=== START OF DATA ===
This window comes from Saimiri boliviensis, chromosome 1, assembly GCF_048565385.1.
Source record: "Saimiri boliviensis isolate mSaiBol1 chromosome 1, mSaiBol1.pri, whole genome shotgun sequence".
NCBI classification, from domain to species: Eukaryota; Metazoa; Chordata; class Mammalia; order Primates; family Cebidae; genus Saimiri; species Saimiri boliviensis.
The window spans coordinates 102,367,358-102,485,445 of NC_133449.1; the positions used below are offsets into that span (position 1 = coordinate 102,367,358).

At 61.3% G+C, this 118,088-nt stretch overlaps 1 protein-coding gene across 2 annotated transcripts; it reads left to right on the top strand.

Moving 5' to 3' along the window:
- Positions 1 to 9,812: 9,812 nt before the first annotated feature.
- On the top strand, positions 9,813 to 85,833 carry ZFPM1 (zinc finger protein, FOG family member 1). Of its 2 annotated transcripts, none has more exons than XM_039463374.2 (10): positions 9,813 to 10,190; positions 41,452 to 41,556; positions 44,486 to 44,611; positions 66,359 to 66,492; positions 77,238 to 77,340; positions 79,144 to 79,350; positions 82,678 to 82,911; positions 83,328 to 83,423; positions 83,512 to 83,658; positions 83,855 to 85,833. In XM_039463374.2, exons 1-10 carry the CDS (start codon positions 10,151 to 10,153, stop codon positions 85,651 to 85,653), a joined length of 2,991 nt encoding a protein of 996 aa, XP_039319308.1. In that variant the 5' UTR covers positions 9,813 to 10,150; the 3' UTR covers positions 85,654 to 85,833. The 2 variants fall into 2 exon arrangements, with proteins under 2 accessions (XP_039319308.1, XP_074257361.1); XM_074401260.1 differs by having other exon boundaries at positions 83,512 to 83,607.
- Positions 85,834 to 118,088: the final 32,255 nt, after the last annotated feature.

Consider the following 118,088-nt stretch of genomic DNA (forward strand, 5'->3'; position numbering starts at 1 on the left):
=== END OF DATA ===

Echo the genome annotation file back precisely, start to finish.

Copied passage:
This window comes from Saimiri boliviensis, chromosome 1, assembly GCF_048565385.1.
Source record: "Saimiri boliviensis isolate mSaiBol1 chromosome 1, mSaiBol1.pri, whole genome shotgun sequence".
NCBI classification, from domain to species: Eukaryota; Metazoa; Chordata; class Mammalia; order Primates; family Cebidae; genus Saimiri; species Saimiri boliviensis.
The window spans coordinates 102,367,358-102,485,445 of NC_133449.1; the positions used below are offsets into that span (position 1 = coordinate 102,367,358).

At 61.3% G+C, this 118,088-nt stretch overlaps 1 protein-coding gene across 2 annotated transcripts; it reads left to right on the top strand.

Moving 5' to 3' along the window:
- Positions 1 to 9,812: 9,812 nt before the first annotated feature.
- On the top strand, positions 9,813 to 85,833 carry ZFPM1 (zinc finger protein, FOG family member 1). Of its 2 annotated transcripts, none has more exons than XM_039463374.2 (10): positions 9,813 to 10,190; positions 41,452 to 41,556; positions 44,486 to 44,611; positions 66,359 to 66,492; positions 77,238 to 77,340; positions 79,144 to 79,350; positions 82,678 to 82,911; positions 83,328 to 83,423; positions 83,512 to 83,658; positions 83,855 to 85,833. In XM_039463374.2, exons 1-10 carry the CDS (start codon positions 10,151 to 10,153, stop codon positions 85,651 to 85,653), a joined length of 2,991 nt encoding a protein of 996 aa, XP_039319308.1. In that variant the 5' UTR covers positions 9,813 to 10,150; the 3' UTR covers positions 85,654 to 85,833. The 2 variants fall into 2 exon arrangements, with proteins under 2 accessions (XP_039319308.1, XP_074257361.1); XM_074401260.1 differs by having other exon boundaries at positions 83,512 to 83,607.
- Positions 85,834 to 118,088: the final 32,255 nt, after the last annotated feature.

Consider the following 118,088-nt stretch of genomic DNA (forward strand, 5'->3'; position numbering starts at 1 on the left):